Greek Island Beaches

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Greek Island Beaches
Greece is a country of beaches, ranging from pebble coves just big enough for two to rolling sand dunes that run for miles. Whether your idea of beach heaven is a raft of watersports, pumping beach bars, mellow seaside tavernas, or nothing but you and the horizon, your perfect Greek beach is out there.
By Rachel Howard, AFAR Local Expert
Photo by Franck Guiziou/age fotostock
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    Finding Your Perfect Beach
    There's a simple rule when it comes to beaches on the Greek islands: The closer you are to the port, the busier the beach will be. If beach bars and sunbeds aren't your thing, hire a water taxi (or even your own motorboat, no license required) and find a bay that's inaccessible by road or on foot. A short hop from Astypalea, Koutsomiti and Kounoupes are two tiny islands connected by a double-sided beach. The Small Cyclades, an archipelago of six tiny isles and dozens more uninhabited ones, are awash with castaway coves.
    Photo by Franck Guiziou/age fotostock
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    From Volcanic Rock to Smooth Sand
    There are as many kinds of beach in Greece as there are islands. Santorini's coastline is a rainbow of black, red, and gray. On Mykonos, the stunning beaches are an extension of the island's nightlife: Sunset parties go on all night at beach bars like Nammos on Psarou and Alemàgou on Ftelia. The Ionian islands of Lefkada and Paxi are respectively renowned for their powdery, cliff-backed beaches and pebble coves fringed with olive groves. With over 75 beaches ranging from smooth white sandstone to shiny black pebbles and hidden fjords, Milos has the most spectacular coastline of all.
    Photo by age fotostock
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    Stroll from Coast to Coast
    If you can't stand the idea of lounging in the sun all day, hike from beach to bay instead, stopping for a refreshing dip, a seaside lunch, or a snooze in the shade. Pick up a map or ask for directions at the tourist information office. On Andros and Sifnos, you'll find excellent detailed maps and signs along the ancient footpaths that crisscross the islands. You can't dive off the nearly 1,000-foot cliff on the three-hour walk from Fira to Oia on Santorini, but you can take a dip at Ammoudi, the fishing port below Oia. A walk around the Old Fortress of Corfu, a beguiling mix of Byzantine and Venetian influences, offers wonderful views across the harbor town.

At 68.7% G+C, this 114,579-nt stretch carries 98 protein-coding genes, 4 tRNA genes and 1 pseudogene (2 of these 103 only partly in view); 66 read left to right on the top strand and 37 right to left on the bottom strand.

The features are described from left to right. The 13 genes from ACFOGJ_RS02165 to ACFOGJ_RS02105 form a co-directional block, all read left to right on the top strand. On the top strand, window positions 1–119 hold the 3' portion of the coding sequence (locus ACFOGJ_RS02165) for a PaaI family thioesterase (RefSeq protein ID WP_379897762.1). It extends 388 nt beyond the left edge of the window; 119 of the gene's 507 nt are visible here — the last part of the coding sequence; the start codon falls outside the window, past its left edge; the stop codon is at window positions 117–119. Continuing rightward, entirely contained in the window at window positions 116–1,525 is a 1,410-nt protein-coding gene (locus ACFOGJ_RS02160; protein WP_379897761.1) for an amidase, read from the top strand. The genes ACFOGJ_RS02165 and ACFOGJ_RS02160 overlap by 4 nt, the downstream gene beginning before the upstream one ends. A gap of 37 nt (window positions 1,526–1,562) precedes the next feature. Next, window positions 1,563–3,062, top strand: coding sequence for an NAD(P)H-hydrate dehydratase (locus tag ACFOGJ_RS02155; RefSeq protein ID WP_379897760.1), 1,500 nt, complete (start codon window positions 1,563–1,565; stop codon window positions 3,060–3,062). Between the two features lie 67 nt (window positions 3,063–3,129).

Photo by Sergio Piumatti/age fotostock
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    Family Beach Outings
    Family days out at the beach are integral to Greek culture, so beaches get busier at the weekend. If you have babies or toddlers, head to Naxos, fringed with miles and miles of powdery sand, or tiny Antiparos, ringed with shallow, sandy bays. Active kids will find plenty to keep them busy on Lefkada's postcard-pretty beaches, from kayaking to kitesurfing, waterskiing to windsurfing. If your kids aren't strong swimmers, keep a close eye on them; lifeguards are rare on Greek beaches, and there are few restrictions on permissible swimming distances.
    Photo by Grant Rooney/age fotostock
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    Fishing Trips
    If you want to cast a line into local fishing culture, half- and full-day angling trips can be arranged at many ports. Simply walk around the harbor or visit the local tourist information office for more information. Spearfishing equipment is available in many stores, but you must be licensed before you go out, and regulations are strictly enforced. If you don’t want to catch your own fish, pull up a seat at a waterfront kafenio and watch the weathered fishermen bring in their haul.
    Photo by Ken Gillham/age fotostock
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    Cruising Between Islands
    One of the most popular ways to travel through the Greek islands is on cruise ships. This is because many of the islands are far apart; cruising allows you to travel at night, leaving the days to explore and enjoy the islands. The only disadvantage to cruising is that you just won’t want to leave some places. Most cruise ships visit the big islands: Mykonos, Santorini, Rhodes, and Crete. If you’re looking for a deluxe ship experience, check the sailing itineraries of companies such as Holland America. Some smaller cruise ships, like Variety Cruises, anchor in ports where many of the larger liners are too big to dock.
    Photo by Terrance Klassen/age fotostock
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    Sailing the Greek Islands
    Whether you're an experienced skipper or want to kick back and let someone else do the hard work, jumping aboard your own sailboat is the easiest way to squeeze several Greek islands into a single trip. You can venture at your own pace to lesser-known isles such as the idyllic Small Cyclades and the uninhabited islands around Lefkada. It's also surprisingly affordable for large families or a group of friends. If you're not sure about high winds or tight cabin space, look for the wooden boats offering one-day boat trips around the island: Craggy Symi, volcanic Milos, and car-free Hydra are all easily explored from the water.
    Photo by Duby Tal/age fotostock